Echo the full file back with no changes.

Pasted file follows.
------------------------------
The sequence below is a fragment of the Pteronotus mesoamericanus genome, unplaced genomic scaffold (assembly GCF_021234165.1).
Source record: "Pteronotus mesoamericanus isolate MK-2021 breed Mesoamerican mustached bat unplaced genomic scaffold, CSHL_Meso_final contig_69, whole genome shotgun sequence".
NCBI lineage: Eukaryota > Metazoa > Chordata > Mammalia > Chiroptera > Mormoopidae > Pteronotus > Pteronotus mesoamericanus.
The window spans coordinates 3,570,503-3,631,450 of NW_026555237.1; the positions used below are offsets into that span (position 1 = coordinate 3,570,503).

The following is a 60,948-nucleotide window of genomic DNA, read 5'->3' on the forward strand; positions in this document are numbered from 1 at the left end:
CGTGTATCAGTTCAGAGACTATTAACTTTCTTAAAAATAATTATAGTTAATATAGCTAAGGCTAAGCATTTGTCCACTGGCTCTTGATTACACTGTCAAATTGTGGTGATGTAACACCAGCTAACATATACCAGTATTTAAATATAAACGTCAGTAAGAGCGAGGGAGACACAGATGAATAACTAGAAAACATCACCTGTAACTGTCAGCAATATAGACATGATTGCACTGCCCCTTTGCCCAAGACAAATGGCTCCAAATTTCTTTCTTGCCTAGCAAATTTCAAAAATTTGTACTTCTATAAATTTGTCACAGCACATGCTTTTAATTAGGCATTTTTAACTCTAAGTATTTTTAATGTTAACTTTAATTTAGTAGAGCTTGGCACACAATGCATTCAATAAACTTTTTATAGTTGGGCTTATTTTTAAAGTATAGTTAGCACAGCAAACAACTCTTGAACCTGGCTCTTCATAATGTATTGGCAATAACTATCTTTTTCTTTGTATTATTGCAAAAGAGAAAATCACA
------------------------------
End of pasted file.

The sequence below is a fragment of the Pteronotus mesoamericanus genome, unplaced genomic scaffold (assembly GCF_021234165.1).
Source record: "Pteronotus mesoamericanus isolate MK-2021 breed Mesoamerican mustached bat unplaced genomic scaffold, CSHL_Meso_final contig_69, whole genome shotgun sequence".
NCBI lineage: Eukaryota > Metazoa > Chordata > Mammalia > Chiroptera > Mormoopidae > Pteronotus > Pteronotus mesoamericanus.
The window spans coordinates 3,570,503-3,631,450 of NW_026555237.1; the positions used below are offsets into that span (position 1 = coordinate 3,570,503).

The following is a 60,948-nucleotide window of genomic DNA, read 5'->3' on the forward strand; positions in this document are numbered from 1 at the left end:
CGTGTATCAGTTCAGAGACTATTAACTTTCTTAAAAATAATTATAGTTAATATAGCTAAGGCTAAGCATTTGTCCACTGGCTCTTGATTACACTGTCAAATTGTGGTGATGTAACACCAGCTAACATATACCAGTATTTAAATATAAACGTCAGTAAGAGCGAGGGAGACACAGATGAATAACTAGAAAACATCACCTGTAACTGTCAGCAATATAGACATGATTGCACTGCCCCTTTGCCCAAGACAAATGGCTCCAAATTTCTTTCTTGCCTAGCAAATTTCAAAAATTTGTACTTCTATAAATTTGTCACAGCACATGCTTTTAATTAGGCATTTTTAACTCTAAGTATTTTTAATGTTAACTTTAATTTAGTAGAGCTTGGCACACAATGCATTCAATAAACTTTTTATAGTTGGGCTTATTTTTAAAGTATAGTTAGCACAGCAAACAACTCTTGAACCTGGCTCTTCATAATGTATTGGCAATAACTATCTTTTTCTTTGTATTATTGCAAAAGAGAAAATCACA